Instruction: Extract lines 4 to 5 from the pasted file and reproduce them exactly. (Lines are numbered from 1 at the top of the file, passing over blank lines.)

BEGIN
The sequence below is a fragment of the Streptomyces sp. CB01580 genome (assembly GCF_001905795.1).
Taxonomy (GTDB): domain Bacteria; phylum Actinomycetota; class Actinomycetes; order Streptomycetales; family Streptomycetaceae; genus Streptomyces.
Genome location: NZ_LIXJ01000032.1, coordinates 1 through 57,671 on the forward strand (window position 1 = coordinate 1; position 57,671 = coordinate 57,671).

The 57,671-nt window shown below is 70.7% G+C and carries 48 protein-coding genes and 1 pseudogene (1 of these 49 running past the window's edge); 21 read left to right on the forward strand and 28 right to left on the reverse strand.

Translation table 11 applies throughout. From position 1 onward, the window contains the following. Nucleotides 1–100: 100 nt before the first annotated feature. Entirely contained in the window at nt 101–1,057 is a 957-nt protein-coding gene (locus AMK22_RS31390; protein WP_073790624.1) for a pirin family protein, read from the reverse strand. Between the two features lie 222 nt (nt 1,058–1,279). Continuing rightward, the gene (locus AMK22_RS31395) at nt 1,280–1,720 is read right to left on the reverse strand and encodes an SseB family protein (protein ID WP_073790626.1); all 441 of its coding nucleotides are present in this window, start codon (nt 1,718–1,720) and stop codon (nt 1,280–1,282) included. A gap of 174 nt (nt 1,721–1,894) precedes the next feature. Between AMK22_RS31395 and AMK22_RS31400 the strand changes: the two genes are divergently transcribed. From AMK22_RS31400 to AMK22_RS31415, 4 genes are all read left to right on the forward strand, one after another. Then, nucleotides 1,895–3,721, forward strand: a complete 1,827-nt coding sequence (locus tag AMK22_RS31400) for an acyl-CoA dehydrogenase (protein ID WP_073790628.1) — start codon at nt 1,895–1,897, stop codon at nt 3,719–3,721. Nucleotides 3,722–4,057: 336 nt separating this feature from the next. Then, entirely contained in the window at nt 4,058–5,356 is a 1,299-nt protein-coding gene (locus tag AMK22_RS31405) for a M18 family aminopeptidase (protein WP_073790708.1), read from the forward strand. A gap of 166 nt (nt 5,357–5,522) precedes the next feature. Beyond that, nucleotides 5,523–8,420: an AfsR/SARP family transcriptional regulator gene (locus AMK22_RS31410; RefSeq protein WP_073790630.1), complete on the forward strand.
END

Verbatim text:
The 57,671-nt window shown below is 70.7% G+C and carries 48 protein-coding genes and 1 pseudogene (1 of these 49 running past the window's edge); 21 read left to right on the forward strand and 28 right to left on the reverse strand.

Translation table 11 applies throughout. From position 1 onward, the window contains the following. Nucleotides 1–100: 100 nt before the first annotated feature. Entirely contained in the window at nt 101–1,057 is a 957-nt protein-coding gene (locus AMK22_RS31390; protein WP_073790624.1) for a pirin family protein, read from the reverse strand. Between the two features lie 222 nt (nt 1,058–1,279). Continuing rightward, the gene (locus AMK22_RS31395) at nt 1,280–1,720 is read right to left on the reverse strand and encodes an SseB family protein (protein ID WP_073790626.1); all 441 of its coding nucleotides are present in this window, start codon (nt 1,718–1,720) and stop codon (nt 1,280–1,282) included. A gap of 174 nt (nt 1,721–1,894) precedes the next feature. Between AMK22_RS31395 and AMK22_RS31400 the strand changes: the two genes are divergently transcribed. From AMK22_RS31400 to AMK22_RS31415, 4 genes are all read left to right on the forward strand, one after another. Then, nucleotides 1,895–3,721, forward strand: a complete 1,827-nt coding sequence (locus tag AMK22_RS31400) for an acyl-CoA dehydrogenase (protein ID WP_073790628.1) — start codon at nt 1,895–1,897, stop codon at nt 3,719–3,721. Nucleotides 3,722–4,057: 336 nt separating this feature from the next. Then, entirely contained in the window at nt 4,058–5,356 is a 1,299-nt protein-coding gene (locus tag AMK22_RS31405) for a M18 family aminopeptidase (protein WP_073790708.1), read from the forward strand. A gap of 166 nt (nt 5,357–5,522) precedes the next feature. Beyond that, nucleotides 5,523–8,420: an AfsR/SARP family transcriptional regulator gene (locus AMK22_RS31410; RefSeq protein WP_073790630.1), complete on the forward strand.